The Gauss–Seidel method is an iterative technique for solving a square system of n linear equations with unknown x:

$$A x = b$$

It is defined by the iteration

$$L_∗ x^{( k + 1 )} = b − U x^{( k )}$$

where $x^{( k )}$ is the $k$-th approximation or iteration of $x$ ,$x^{k + 1}$ is the next value of $x$ , and the matrix $A$ is decomposed into a lower triangular component $L_∗$ , and a strictly upper triangular component $U$: $A = L_∗ + U$

We rewrite this a little bit to for the algorithm:

$$x^{( k + 1 )} = T x^{( k )} + C$$

where

$$T = - L_∗^{-1} U$$ and $$C = L_∗^{-1} b$$

Write a recursive function which makes this iteration. The iteration should stop both from a tolerance value of the difference of adjacent $x$ and a maximum of iterations.

For a test case use the matrix and right hand side from the lecture.

Apply the method to the same test case as above, but this time reimplement it using the function

```haskell

conv :: Vec t -> Vec t -> Vec t

```

from `Numeric.LinearAlgebra.Repa`, which implements a convolution without actually creating the matrix. Note that `conv` returns a vector that is larger than the input; use the boundary values to handle this.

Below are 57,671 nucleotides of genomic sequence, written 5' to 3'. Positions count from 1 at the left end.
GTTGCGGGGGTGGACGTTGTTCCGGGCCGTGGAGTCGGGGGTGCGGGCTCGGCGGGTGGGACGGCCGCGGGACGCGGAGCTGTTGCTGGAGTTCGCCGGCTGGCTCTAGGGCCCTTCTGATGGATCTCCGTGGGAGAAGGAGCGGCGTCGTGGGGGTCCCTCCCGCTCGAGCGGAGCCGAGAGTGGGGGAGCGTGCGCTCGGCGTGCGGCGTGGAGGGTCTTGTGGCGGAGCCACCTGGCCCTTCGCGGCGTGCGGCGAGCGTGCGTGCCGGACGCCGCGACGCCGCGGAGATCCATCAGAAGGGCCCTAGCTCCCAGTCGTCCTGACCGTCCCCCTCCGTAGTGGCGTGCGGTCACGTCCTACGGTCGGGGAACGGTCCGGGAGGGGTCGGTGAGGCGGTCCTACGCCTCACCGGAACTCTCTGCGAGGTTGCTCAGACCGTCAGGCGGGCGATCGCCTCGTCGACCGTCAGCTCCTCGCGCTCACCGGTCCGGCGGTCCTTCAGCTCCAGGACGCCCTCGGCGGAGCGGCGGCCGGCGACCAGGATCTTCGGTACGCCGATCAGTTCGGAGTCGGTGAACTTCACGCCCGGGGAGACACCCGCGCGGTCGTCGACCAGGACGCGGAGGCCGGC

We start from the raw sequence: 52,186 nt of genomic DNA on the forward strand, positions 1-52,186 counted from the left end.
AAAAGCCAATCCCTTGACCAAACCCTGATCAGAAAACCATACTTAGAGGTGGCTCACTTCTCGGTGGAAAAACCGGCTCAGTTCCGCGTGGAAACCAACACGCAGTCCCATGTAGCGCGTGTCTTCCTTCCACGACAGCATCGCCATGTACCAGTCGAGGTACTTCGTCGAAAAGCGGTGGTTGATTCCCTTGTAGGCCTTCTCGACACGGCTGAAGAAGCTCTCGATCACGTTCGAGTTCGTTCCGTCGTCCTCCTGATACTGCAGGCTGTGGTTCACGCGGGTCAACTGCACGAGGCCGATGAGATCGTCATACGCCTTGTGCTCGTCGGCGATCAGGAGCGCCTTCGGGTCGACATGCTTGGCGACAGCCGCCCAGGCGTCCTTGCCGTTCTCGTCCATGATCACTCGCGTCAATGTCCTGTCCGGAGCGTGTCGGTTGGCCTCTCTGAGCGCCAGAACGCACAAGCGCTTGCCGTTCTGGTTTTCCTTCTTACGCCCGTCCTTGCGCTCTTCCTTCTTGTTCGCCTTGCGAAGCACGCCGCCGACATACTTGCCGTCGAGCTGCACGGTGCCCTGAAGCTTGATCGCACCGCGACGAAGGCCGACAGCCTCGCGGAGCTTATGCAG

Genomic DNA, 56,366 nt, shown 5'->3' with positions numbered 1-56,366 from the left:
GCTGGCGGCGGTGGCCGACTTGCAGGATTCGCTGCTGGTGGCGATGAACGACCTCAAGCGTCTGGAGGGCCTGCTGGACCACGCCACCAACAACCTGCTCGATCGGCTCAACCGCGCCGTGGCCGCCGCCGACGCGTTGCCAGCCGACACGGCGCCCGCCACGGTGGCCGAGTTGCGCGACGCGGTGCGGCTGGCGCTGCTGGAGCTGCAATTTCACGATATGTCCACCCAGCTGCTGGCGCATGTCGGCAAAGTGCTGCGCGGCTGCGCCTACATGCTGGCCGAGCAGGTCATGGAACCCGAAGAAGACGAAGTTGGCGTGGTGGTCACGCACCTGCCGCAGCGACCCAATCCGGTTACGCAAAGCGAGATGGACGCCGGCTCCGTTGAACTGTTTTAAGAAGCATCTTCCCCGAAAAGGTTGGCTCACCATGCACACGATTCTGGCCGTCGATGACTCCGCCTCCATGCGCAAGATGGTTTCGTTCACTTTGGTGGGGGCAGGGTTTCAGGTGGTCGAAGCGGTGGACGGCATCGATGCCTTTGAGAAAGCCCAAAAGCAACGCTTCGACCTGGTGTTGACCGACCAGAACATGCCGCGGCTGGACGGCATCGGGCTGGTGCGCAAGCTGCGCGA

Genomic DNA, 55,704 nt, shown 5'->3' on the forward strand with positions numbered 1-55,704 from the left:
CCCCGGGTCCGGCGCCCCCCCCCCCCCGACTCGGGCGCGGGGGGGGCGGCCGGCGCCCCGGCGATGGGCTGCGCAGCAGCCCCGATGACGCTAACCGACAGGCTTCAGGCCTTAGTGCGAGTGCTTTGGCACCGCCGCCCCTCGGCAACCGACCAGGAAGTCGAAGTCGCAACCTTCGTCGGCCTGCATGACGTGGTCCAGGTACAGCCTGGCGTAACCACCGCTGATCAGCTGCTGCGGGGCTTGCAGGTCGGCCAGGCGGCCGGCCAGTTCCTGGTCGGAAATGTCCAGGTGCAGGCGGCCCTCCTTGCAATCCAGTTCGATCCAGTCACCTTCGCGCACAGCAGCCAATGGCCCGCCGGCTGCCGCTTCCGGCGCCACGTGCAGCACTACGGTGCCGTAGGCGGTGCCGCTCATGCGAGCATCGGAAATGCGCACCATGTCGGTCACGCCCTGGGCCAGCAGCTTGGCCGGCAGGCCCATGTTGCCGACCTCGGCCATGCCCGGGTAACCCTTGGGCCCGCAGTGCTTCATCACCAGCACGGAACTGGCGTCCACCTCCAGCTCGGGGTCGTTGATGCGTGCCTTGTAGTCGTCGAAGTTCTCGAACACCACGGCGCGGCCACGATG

%% Cell type:code id: tags:

``` haskell

```

%% Cell type:markdown id: tags:

## problem 4

## problem 3

Let A be a $20.000 \times 20.000$ matrix, which entries are all zero besides the prime numbers $2, 3, 5, 7, \ldots, 224737$ on the diagonal and the number 1 in all entries $a_{ij}$ with

$$|i − j| = 1, 2, 4, 8, \ldots , 16384.$$

What is the $(1, 1)$ entry of $A^{−1}$? How can you check/visualize the structure of the matrix? Be sure to use a good method for saving the matrix.

The module `Data.Array.Repa.FFTW` provides functions for Fast Fourier Transforms (FFT) for Repa arrays of up to three dimensions. Use the 1-d version to implement a simple low-pass filter that works as follows:

- First, an FFT is applied to the input signal.

- The coefficients corresponding to frequencies over some pre-determined cutoff are set to 0, the other ones are left untouched.

- Then an inverse FFT is performed.

The map from index `k` of the resulting array to the corresponding frequency for an FFT of length `n` is

```haskell

frqnk

|2*k<n=k

|otherwise=k-n

```

Use the low-pass filter to denoise a signal created by adding uniformly distributed noise between $-0.03$ and $0.03$ to the function $x \mapsto exp(-x^2)$ for $x$ sampled on 200 points between $-2$ and $2$ and plot the results.

Note:

- The function, its noisy version and the filtered version should be real, but the FFT functions require and return `Complex Double` arrays.